The Poet X

The Poet X is a young adult novel by Elizabeth Acevedo. Fifteen-year-old Xiomara, who goes by X, works through the tension and conflict in her family by writing poetry.

Whipping Girl

Julia Seranoshares her powerful experiences and observations -- both pre- and post-transition -- to reveal the ways in which fear, suspicion, and dismissiveness toward femininity shape our societal attitudes toward trans women, as well as gender and sexuality as a whole. Serano's well-honed arguments stem from her ability to bridge the gap between the often-disparate biological and social perspectives on gender.

Asian American Experience

Asian American Experience Booklist

This booklist includes stories on the experiences of Asian Americans.

Asian American History

After emerging from the tumult of social movements of the 1960s and 1970s, the field of Asian American studies has enjoyed rapid and extraordinary growth. Nonetheless, many aspects of Asian American history still remain open to debate. This book offers the first comprehensive commentary on the state of the field, simultaneously assessing where Asian American studies came from and what the future holds.

Focusing on the Underserved

Recent discussions and dissemination of information regarding the rapid growth of Asian Americans and Pacific Islanders (AAPI) across our nation are creating some awareness among administrators and educators in higher education institutions regarding the extensive diversity of AAPIs, the struggles of some AAPI populations in pursuing and succeeding in higher education, and the lack of support for their educational success.

Voices of Asian Americans in Higher Education

In this book, 10 Asian American higher education educators and scholars presented their realistic pictures in American higher education by through their personal narratives. The contributors in this book come from different regions and teach in different colleges and universities; and coincidentally, they all endure the "outsider" category formerly as students and now as professors and leaders.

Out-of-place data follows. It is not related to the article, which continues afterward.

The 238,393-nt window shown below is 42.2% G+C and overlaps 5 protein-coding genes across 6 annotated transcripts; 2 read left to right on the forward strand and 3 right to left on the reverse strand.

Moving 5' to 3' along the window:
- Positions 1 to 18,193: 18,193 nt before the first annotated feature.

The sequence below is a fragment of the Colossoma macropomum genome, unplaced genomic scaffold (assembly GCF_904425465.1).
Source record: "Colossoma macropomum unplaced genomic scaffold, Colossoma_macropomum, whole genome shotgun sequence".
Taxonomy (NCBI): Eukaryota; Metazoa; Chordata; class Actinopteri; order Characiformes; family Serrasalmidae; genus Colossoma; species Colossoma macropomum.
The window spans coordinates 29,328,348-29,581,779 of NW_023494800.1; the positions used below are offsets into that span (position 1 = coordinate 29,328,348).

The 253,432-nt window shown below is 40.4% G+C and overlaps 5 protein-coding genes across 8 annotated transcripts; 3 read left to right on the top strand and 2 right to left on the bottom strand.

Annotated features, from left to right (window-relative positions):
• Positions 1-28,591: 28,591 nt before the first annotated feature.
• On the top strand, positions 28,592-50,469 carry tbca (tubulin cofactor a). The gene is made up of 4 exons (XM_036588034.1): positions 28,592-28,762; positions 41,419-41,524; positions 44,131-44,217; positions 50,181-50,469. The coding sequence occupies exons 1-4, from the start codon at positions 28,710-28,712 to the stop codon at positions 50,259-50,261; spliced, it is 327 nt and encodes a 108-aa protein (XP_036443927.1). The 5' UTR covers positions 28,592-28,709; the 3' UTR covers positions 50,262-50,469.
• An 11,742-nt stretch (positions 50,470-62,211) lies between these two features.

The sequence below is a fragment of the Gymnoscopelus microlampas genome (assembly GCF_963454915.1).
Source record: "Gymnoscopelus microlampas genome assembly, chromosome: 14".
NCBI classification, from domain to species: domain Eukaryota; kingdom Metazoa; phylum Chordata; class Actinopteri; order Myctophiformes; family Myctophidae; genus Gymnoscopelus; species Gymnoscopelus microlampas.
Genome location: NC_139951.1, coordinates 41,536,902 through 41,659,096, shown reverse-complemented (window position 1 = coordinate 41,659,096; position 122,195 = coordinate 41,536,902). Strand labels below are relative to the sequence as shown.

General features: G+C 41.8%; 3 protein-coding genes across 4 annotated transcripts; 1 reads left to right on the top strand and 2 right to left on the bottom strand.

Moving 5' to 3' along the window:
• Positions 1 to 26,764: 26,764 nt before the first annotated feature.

Asian Pacific American Heritage

This book is aimed at a new audience - the new multicultural classroom - and is the first reference work of its kind dedicated to explaining in detail the diverse history of Asian Pacific American culture. This book is a valuable source of information for anyone examining the cultural, intellectual, and social influence of Asian Pacific Americans.

"A Half Caste" and Other Writings

Born Winnifred Eaton to a British father and Chinese mother, Onoto Watanna was the first novelist of Chinese descent published in the United States. Eaton "became" Watanna to escape Americans' scorn of the Chinese and to capitalize on their fascination with all things Japanese. This volume includes nineteen of Watanna's shorter works, including thirteen short stories and six essays. Throughout, Watanna tells stories of people very much like herself—capable, clever, and endlessly inventive.

Skin Color as a Post-Colonial Issue Among Asian Americans

Without minimizing White racism or other forms of Western social ills, and without criticizing or passing judgements on Asian-American, Hall offers some insight into the implications of skin color for Asian-Americans, demonstrating a form of interaction among those who would otherwise be considered post-colonial victims.

The Joy Luck Club

In 1949, four Chinese women--drawn together by the shadow of their past--begin meeting in San Francisco to play mah jong, invest in stocks and "say" stories. They call their gathering the Joy Luck Club--and forge a relationship that binds them for more than three decades.

Asian American Women and Men

This groundbreaking volume in the new Gender lens series is among the first to explore the Asian experience from a gendered perspective. Author Yen Le Espiritu documents how the historical and contemporary oppression of Asian Americans has structured gender relationships among them and has contributed to the creation of social institutions and systems of meaning. In so doing, she illustrates how race, class, and gender do not merely run parallel to each another, but rather intersect and confirm one another.

Chinese in America

A collection of essays focusing on the experience of Chinese immigration in America spanning from the arrival of Chinese gold miners in 1849 to the early 21st century.